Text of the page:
Shocking statistics reveal that Luton has over twice the number of people living on the streets than any other town in the East of England, according to homeless charity Shelter.
The study by the charity finds that Luton has 3,458 people living homeless in the borough, which equates to just one in 63 people.
Basildon has the next largest number of homeless people at 1,039 - which equates to one person homeless in 135.
The results mean that Luton is one of the top homelessness blackspots in the UK.
Shelter’s chief executive Campbell Robb said: “This is the tragic result of a nation struggling under the weight of sky-high rents, a lack of affordable homes, and cuts to welfare support.
“We all face the consequences when so many grow up without a place to call home. It breaks up communities and wreaks havoc on family life. For the sake of future generations we must pull together to end this crisis, and refuse to rest until every child has a place to call home.”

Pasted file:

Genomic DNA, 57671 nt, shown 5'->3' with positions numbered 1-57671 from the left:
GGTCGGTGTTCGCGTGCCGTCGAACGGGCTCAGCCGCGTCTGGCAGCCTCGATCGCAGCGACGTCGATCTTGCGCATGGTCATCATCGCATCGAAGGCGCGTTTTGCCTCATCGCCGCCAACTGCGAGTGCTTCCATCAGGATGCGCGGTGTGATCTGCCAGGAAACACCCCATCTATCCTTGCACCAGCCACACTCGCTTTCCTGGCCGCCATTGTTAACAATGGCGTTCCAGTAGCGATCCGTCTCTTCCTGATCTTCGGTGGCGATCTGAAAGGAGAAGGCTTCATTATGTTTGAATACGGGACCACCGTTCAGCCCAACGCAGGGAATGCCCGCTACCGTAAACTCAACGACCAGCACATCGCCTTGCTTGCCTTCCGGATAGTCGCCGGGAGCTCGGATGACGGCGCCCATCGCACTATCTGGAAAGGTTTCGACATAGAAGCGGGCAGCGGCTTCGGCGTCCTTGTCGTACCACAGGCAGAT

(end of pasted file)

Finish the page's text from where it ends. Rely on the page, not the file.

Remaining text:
Luton Borough Council did not dispute the accuracy of the figures and confirmed that there is a “homelessness crisis” in Luton.
A council spokesman said: “Until recently Luton was a relatively affordable place to live but in the past few years the cost of housing in the town has become increasingly expensive.
“This has been exacerbated by government cuts to housing benefit for low-income families which has fuelled the crisis.
“Luton currently has 1,250 families in temporary accommodation, and the cost for this is projected to be £4 million this year.
“We are working hard with partners to meet our statutory responsibility towards homeless families, and at best value to the council tax payer.
“We have successfully reduced the number of families placed in hotels from 227 in June to 42 today.
“This is however a fundamentally national issue which requires a UK-wide review and a wholly new approach from the government.
“The government has recently announced funding to support councils in preventing homelessness, however it comes nowhere near meeting the costs that Luton has to bear.
“We hope that the government recognises that Luton is a ‘hotspot’ and responds positively to our bids for assistance.”
Shelter’s co-founder Des Wilson said it was a sad fact as the charity celebrates its 50th anniversary. He added: “I hope the country will respond to its urgent rallying call with the same combination of anger and compassion with which it supported our work all those years ago.”
Support Shelter’s urgent Christmas appeal by visiting www.shelter.org.uk or texting SHELTER to 70555 to donate £3.